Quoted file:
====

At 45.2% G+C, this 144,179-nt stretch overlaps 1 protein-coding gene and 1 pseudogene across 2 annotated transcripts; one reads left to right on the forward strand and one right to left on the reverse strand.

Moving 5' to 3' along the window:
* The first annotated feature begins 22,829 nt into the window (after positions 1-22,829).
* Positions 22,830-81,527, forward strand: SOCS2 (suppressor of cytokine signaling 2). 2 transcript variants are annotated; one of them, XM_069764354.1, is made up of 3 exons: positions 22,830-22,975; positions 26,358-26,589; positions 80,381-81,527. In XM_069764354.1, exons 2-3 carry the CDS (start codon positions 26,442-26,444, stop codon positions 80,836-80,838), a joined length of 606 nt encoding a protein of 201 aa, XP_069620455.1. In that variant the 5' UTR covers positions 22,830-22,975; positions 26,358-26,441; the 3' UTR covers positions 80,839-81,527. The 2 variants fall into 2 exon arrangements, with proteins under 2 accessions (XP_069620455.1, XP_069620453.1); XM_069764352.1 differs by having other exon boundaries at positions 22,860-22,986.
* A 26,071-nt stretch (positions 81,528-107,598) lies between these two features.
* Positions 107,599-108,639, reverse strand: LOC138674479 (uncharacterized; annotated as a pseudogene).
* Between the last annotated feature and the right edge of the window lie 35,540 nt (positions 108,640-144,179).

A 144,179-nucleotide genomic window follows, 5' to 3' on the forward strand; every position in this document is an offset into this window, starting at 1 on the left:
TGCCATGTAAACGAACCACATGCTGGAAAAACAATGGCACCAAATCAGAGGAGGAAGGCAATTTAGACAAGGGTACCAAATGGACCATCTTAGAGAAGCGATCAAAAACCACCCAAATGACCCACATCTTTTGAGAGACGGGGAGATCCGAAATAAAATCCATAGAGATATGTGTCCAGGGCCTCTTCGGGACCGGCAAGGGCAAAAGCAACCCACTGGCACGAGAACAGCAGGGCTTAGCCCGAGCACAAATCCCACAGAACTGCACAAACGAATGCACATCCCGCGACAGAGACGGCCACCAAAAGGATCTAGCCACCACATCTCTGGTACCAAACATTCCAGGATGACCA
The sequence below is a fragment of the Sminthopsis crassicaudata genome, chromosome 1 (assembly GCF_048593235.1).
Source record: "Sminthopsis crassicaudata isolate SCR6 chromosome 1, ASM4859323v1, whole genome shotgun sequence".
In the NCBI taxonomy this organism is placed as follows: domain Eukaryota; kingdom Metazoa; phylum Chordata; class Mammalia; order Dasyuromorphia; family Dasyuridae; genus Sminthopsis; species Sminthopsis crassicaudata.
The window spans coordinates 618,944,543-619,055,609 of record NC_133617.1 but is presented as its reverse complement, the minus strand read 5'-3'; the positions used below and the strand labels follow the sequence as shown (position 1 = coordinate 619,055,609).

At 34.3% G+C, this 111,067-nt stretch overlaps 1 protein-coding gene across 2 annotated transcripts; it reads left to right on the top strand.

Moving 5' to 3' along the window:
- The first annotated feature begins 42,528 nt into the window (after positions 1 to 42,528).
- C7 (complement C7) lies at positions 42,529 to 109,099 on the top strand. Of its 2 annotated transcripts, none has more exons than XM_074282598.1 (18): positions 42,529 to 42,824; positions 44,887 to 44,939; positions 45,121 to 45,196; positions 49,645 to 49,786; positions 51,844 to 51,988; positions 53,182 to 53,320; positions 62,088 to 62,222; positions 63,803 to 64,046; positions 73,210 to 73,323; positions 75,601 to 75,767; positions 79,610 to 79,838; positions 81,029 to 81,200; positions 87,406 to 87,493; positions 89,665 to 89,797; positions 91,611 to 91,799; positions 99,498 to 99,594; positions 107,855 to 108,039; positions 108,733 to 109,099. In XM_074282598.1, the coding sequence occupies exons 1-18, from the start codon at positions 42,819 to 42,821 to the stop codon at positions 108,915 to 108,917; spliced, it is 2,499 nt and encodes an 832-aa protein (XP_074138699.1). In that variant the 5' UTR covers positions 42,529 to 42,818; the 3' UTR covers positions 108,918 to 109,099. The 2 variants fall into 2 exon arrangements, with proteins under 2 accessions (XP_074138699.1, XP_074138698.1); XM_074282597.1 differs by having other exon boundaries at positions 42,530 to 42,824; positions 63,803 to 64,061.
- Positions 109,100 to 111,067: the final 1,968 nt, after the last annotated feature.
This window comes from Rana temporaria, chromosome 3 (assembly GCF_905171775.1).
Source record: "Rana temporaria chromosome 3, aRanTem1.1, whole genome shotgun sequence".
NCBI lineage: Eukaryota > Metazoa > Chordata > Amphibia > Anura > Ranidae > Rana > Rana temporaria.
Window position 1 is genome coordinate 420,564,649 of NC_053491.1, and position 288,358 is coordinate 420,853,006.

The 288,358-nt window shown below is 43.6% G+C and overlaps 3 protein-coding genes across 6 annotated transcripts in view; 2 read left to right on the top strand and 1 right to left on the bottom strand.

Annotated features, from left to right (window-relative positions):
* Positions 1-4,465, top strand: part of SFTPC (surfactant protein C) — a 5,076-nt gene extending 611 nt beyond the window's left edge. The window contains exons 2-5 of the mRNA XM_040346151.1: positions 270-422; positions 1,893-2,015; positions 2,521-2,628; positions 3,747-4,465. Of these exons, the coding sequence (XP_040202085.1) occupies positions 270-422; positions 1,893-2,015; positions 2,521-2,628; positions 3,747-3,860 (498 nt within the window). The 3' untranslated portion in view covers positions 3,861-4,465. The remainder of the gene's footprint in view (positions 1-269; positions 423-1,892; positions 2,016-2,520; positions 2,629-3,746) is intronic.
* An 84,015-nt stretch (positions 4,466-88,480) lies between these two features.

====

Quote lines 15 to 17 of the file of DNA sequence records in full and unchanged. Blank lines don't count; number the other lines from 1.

Moving 5' to 3' along the window:
- The first annotated feature begins 42,528 nt into the window (after positions 1 to 42,528).
- C7 (complement C7) lies at positions 42,529 to 109,099 on the top strand. Of its 2 annotated transcripts, none has more exons than XM_074282598.1 (18): positions 42,529 to 42,824; positions 44,887 to 44,939; positions 45,121 to 45,196; positions 49,645 to 49,786; positions 51,844 to 51,988; positions 53,182 to 53,320; positions 62,088 to 62,222; positions 63,803 to 64,046; positions 73,210 to 73,323; positions 75,601 to 75,767; positions 79,610 to 79,838; positions 81,029 to 81,200; positions 87,406 to 87,493; positions 89,665 to 89,797; positions 91,611 to 91,799; positions 99,498 to 99,594; positions 107,855 to 108,039; positions 108,733 to 109,099. In XM_074282598.1, the coding sequence occupies exons 1-18, from the start codon at positions 42,819 to 42,821 to the stop codon at positions 108,915 to 108,917; spliced, it is 2,499 nt and encodes an 832-aa protein (XP_074138699.1). In that variant the 5' UTR covers positions 42,529 to 42,818; the 3' UTR covers positions 108,918 to 109,099. The 2 variants fall into 2 exon arrangements, with proteins under 2 accessions (XP_074138699.1, XP_074138698.1); XM_074282597.1 differs by having other exon boundaries at positions 42,530 to 42,824; positions 63,803 to 64,061.